Having spent over a decade guiding families through their journey of adopting a child, I know how much information is out there. Even after all these years working as an adoption program director at a private international and domestic adoption agency, I still find myself learning something new every day.

If you’re brand new to the idea of adopting a child, one Google search can send you into information overload. If adoption is something you have been considering, know that you do not need to go into it knowing it all! By breaking your research and decisions down piece by piece, the process of getting started will feel far less overwhelming.

Private adoption vs. adopting through the state

The first thing to consider is whether you want to do a private adoption through an agency or attorney, or an adoption through the state. Private adoption and adopting through your state’s foster care system are completely different. Each has its own separate process, so it’s important to know first which route you want to take. To learn more about adopting through the state, read through the adoption section of your state’s web page to see if it is right for you (for Massachusetts, click here). 

Domestic vs. international

If you do choose private adoption, another consideration is whether to adopt domestically — within the US — or internationally. One of the biggest differences between the two is the age of the children eligible to be adopted. Children available internationally are typically over the age of 2. Most domestic adoptions are of newborns. Also, there is almost always birth parent involvement in a domestic adoption, whereas closed adoptions are more common when you go international. Rather than researching various countries or looking at attorneys and agencies, direct your research next to the general differences between domestic and international adoption. Once you have made that basic decision, you can decide on the details.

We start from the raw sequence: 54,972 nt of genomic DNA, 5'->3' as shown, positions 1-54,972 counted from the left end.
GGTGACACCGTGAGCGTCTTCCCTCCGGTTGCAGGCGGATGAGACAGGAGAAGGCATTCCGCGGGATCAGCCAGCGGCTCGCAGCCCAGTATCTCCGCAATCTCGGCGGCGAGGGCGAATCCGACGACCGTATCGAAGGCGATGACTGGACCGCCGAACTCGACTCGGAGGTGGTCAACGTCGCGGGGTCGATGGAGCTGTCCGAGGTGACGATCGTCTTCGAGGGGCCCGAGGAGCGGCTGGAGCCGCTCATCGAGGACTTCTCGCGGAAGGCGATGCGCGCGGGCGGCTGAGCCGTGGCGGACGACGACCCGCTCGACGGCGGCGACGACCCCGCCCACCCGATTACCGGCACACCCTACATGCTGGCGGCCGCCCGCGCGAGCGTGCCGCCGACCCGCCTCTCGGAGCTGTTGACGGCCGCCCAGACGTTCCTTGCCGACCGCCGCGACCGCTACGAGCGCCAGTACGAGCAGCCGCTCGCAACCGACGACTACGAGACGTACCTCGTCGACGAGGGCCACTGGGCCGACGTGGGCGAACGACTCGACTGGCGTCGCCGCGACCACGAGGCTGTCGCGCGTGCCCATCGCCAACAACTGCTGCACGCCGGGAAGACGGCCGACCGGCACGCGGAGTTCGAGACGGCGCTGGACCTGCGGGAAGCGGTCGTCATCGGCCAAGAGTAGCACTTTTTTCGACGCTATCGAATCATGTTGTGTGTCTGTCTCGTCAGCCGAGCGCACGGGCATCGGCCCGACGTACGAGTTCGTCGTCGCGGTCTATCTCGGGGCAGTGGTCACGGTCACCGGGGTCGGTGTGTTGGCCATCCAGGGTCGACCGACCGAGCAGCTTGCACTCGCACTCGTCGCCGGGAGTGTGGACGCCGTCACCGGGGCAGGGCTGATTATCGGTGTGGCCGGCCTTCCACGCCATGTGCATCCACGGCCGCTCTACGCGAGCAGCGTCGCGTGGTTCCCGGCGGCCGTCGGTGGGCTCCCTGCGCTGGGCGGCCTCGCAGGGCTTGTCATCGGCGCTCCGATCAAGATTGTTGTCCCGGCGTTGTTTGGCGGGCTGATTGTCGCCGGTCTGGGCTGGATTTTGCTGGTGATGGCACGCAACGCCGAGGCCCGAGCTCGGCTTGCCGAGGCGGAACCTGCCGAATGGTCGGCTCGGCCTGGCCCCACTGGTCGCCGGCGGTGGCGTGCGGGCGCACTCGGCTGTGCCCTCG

Choose a home study agency

The next point of research is finding a home study that is licensed in your state. A home study is legally required for all adoptions. It is twofold. First, it allows a social worker to determine that the parents will offer a safe, stable, and loving home. It also allows the family to get all their questions answered, learn more about the adoption process, and learn about parenting an adopted child. To get started on a home study, you do not have to have made every decision. Though you will need to have those details in place before the home study can be completed, you just need to know that you want to adopt in order to get started. Your social worker may even be able to help you make detailed decisions as they get to know your family.

Breaking these decisions down will help make getting started a little less overwhelming. It also helps to talk to friends and family who have adopted, or meet with an agency to gather information. Whichever path you take, somehow children have a way of ending up with the family that is meant to be theirs.